Zika is an infectious virus introduced to Florida by individuals who traveled to South and Central America plus the Caribbean Islands and were infected by the bite of an aegypti mosquito or a close relative of that mosquito. They then brought the infection back to the USA. The disease has an incubation period of less than two weeks and generally produces a mild illness that most adults do not even know they have. Fever, aches and pains, a fleeting rash, headache and conjunctivitis are common symptoms. Once infected the disease can be transmitted from human to human by body fluids during sexual activity. It can additionally be transmitted when an infected individual is bitten by a mosquito and then it bites a human being. Fortunately the mosquitoes have a flight range of about 100 yards. It is the mobility of infected human beings causing the geographical spread of the virus more than mosquitoes. The virus infects a male’s semen and can remain infectious for about six months. This has led to the suggestion that infected men use condoms when having sex for six months post infection.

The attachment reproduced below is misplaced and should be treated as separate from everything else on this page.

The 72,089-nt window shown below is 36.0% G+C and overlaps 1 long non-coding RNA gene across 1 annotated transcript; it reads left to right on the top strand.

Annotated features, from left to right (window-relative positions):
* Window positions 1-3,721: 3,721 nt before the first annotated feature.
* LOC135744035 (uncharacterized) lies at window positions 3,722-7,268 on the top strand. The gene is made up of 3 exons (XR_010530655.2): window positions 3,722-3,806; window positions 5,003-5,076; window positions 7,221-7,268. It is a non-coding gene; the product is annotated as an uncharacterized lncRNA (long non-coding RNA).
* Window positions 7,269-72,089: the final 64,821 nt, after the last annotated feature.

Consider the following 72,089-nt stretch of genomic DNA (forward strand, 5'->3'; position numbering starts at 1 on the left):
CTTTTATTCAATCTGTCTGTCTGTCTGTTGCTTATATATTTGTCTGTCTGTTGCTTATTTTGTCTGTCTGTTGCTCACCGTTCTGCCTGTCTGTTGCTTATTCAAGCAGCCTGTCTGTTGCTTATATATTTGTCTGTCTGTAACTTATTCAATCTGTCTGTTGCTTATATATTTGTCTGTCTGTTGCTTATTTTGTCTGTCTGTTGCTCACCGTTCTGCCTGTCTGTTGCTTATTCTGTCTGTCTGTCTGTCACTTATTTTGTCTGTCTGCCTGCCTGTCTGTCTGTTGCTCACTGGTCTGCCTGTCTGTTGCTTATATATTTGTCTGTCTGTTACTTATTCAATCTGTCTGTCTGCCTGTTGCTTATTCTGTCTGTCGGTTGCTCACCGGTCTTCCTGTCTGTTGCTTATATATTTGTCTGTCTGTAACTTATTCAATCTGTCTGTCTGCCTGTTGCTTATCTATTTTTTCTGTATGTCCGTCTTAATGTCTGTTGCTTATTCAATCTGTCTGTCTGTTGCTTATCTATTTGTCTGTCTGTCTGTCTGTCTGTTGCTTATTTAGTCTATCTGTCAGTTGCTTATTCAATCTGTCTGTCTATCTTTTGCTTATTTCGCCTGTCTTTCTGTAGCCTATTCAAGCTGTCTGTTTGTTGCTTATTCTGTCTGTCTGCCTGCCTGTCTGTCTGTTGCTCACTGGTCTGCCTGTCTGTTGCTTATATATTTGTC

The disease is mild in adults but the body’s response to infection has produced a neurological ascending paralysis known as Guillan Barre Syndrome (GBS) at three times the expected rate of this diseases occurrence. GBS is painful and can affect our respiratory muscles necessitating the use of mechanical respirators and ICU care for survival. The disease is most dangerous in pregnant women causing permanent brain and developmental damage and death in developing fetuses.
At the current time treatment is supportive. There are lab tests to detect an infection using blood and urine specimens. A vaccine to prevent infection is under development with early success noted in rhesus monkeys. Prevention at this point involves practicing safe sex, avoiding mosquito bites using repellant and appropriate clothing. The mosquito spreading Zika bites during daylight hours. Spraying to reduce the mosquito population is an ongoing strategy being hampered by poor funding. An experimental project to introduce sterile genetically engineered female mosquitoes is being hampered by lack of funding and citizen concern about potential dangers of releasing mutated mosquitoes.
President Obama asked Congress last spring for 1.9 billion dollars to fight Zika but Congress adjourned without providing any funds. The CDC used other funds to begin the research and fight against Zika but is rapidly running out of funds.